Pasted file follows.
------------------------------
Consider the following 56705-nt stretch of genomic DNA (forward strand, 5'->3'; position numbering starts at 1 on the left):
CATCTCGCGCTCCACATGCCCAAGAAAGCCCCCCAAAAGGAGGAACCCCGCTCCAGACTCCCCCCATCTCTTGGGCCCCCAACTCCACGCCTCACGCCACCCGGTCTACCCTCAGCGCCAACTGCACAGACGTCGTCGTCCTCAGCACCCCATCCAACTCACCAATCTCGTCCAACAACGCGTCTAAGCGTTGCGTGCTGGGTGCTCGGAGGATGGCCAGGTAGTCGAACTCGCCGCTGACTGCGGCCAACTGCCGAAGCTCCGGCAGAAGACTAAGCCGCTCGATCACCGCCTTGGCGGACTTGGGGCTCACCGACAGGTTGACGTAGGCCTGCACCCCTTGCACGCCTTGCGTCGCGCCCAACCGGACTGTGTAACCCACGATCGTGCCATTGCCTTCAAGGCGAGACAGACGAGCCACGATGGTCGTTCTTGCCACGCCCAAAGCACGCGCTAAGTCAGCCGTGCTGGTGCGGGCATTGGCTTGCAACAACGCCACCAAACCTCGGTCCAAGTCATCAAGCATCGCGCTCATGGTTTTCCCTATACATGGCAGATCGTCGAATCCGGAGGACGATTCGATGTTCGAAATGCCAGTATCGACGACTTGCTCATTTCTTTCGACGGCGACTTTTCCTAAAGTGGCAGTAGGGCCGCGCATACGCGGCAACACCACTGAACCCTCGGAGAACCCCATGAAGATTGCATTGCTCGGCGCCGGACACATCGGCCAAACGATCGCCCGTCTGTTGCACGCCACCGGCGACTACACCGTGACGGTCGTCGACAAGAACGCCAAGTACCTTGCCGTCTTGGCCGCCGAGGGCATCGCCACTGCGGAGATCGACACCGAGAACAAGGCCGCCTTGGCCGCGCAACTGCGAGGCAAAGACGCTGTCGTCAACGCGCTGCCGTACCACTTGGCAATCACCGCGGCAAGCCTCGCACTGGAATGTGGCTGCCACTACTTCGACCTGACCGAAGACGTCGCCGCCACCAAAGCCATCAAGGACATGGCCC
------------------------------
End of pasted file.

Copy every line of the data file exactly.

Consider the following 56705-nt stretch of genomic DNA (forward strand, 5'->3'; position numbering starts at 1 on the left):
CATCTCGCGCTCCACATGCCCAAGAAAGCCCCCCAAAAGGAGGAACCCCGCTCCAGACTCCCCCCATCTCTTGGGCCCCCAACTCCACGCCTCACGCCACCCGGTCTACCCTCAGCGCCAACTGCACAGACGTCGTCGTCCTCAGCACCCCATCCAACTCACCAATCTCGTCCAACAACGCGTCTAAGCGTTGCGTGCTGGGTGCTCGGAGGATGGCCAGGTAGTCGAACTCGCCGCTGACTGCGGCCAACTGCCGAAGCTCCGGCAGAAGACTAAGCCGCTCGATCACCGCCTTGGCGGACTTGGGGCTCACCGACAGGTTGACGTAGGCCTGCACCCCTTGCACGCCTTGCGTCGCGCCCAACCGGACTGTGTAACCCACGATCGTGCCATTGCCTTCAAGGCGAGACAGACGAGCCACGATGGTCGTTCTTGCCACGCCCAAAGCACGCGCTAAGTCAGCCGTGCTGGTGCGGGCATTGGCTTGCAACAACGCCACCAAACCTCGGTCCAAGTCATCAAGCATCGCGCTCATGGTTTTCCCTATACATGGCAGATCGTCGAATCCGGAGGACGATTCGATGTTCGAAATGCCAGTATCGACGACTTGCTCATTTCTTTCGACGGCGACTTTTCCTAAAGTGGCAGTAGGGCCGCGCATACGCGGCAACACCACTGAACCCTCGGAGAACCCCATGAAGATTGCATTGCTCGGCGCCGGACACATCGGCCAAACGATCGCCCGTCTGTTGCACGCCACCGGCGACTACACCGTGACGGTCGTCGACAAGAACGCCAAGTACCTTGCCGTCTTGGCCGCCGAGGGCATCGCCACTGCGGAGATCGACACCGAGAACAAGGCCGCCTTGGCCGCGCAACTGCGAGGCAAAGACGCTGTCGTCAACGCGCTGCCGTACCACTTGGCAATCACCGCGGCAAGCCTCGCACTGGAATGTGGCTGCCACTACTTCGACCTGACCGAAGACGTCGCCGCCACCAAAGCCATCAAGGACATGGCCC